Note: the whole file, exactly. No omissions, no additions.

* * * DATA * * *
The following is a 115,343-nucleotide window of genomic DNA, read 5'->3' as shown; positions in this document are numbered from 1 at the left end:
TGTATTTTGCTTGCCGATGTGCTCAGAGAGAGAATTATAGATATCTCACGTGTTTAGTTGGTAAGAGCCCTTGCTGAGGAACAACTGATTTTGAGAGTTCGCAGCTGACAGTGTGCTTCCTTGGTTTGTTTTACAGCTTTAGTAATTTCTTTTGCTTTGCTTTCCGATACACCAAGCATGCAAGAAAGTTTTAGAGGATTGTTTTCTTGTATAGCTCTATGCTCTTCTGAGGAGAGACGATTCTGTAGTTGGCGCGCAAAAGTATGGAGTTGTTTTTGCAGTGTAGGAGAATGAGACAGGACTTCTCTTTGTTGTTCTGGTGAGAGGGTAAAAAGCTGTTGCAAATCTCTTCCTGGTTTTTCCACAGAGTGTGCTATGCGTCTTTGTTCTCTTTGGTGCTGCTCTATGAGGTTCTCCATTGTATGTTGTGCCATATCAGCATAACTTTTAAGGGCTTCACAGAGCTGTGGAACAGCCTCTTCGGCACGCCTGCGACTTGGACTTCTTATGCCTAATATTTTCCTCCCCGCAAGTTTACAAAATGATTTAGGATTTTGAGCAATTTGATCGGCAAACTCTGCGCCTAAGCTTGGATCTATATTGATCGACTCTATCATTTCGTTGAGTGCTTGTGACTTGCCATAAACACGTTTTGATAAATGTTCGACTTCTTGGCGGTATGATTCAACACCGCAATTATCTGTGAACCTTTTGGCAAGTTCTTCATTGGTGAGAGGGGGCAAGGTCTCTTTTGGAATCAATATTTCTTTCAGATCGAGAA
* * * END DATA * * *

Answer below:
The following is a 115,343-nucleotide window of genomic DNA, read 5'->3' as shown; positions in this document are numbered from 1 at the left end:
TGTATTTTGCTTGCCGATGTGCTCAGAGAGAGAATTATAGATATCTCACGTGTTTAGTTGGTAAGAGCCCTTGCTGAGGAACAACTGATTTTGAGAGTTCGCAGCTGACAGTGTGCTTCCTTGGTTTGTTTTACAGCTTTAGTAATTTCTTTTGCTTTGCTTTCCGATACACCAAGCATGCAAGAAAGTTTTAGAGGATTGTTTTCTTGTATAGCTCTATGCTCTTCTGAGGAGAGACGATTCTGTAGTTGGCGCGCAAAAGTATGGAGTTGTTTTTGCAGTGTAGGAGAATGAGACAGGACTTCTCTTTGTTGTTCTGGTGAGAGGGTAAAAAGCTGTTGCAAATCTCTTCCTGGTTTTTCCACAGAGTGTGCTATGCGTCTTTGTTCTCTTTGGTGCTGCTCTATGAGGTTCTCCATTGTATGTTGTGCCATATCAGCATAACTTTTAAGGGCTTCACAGAGCTGTGGAACAGCCTCTTCGGCACGCCTGCGACTTGGACTTCTTATGCCTAATATTTTCCTCCCCGCAAGTTTACAAAATGATTTAGGATTTTGAGCAATTTGATCGGCAAACTCTGCGCCTAAGCTTGGATCTATATTGATCGACTCTATCATTTCGTTGAGTGCTTGTGACTTGCCATAAACACGTTTTGATAAATGTTCGACTTCTTGGCGGTATGATTCAACACCGCAATTATCTGTGAACCTTTTGGCAAGTTCTTCATTGGTGAGAGGGGGCAAGGTCTCTTTTGGAATCAATATTTCTTTCAGATCGAGAA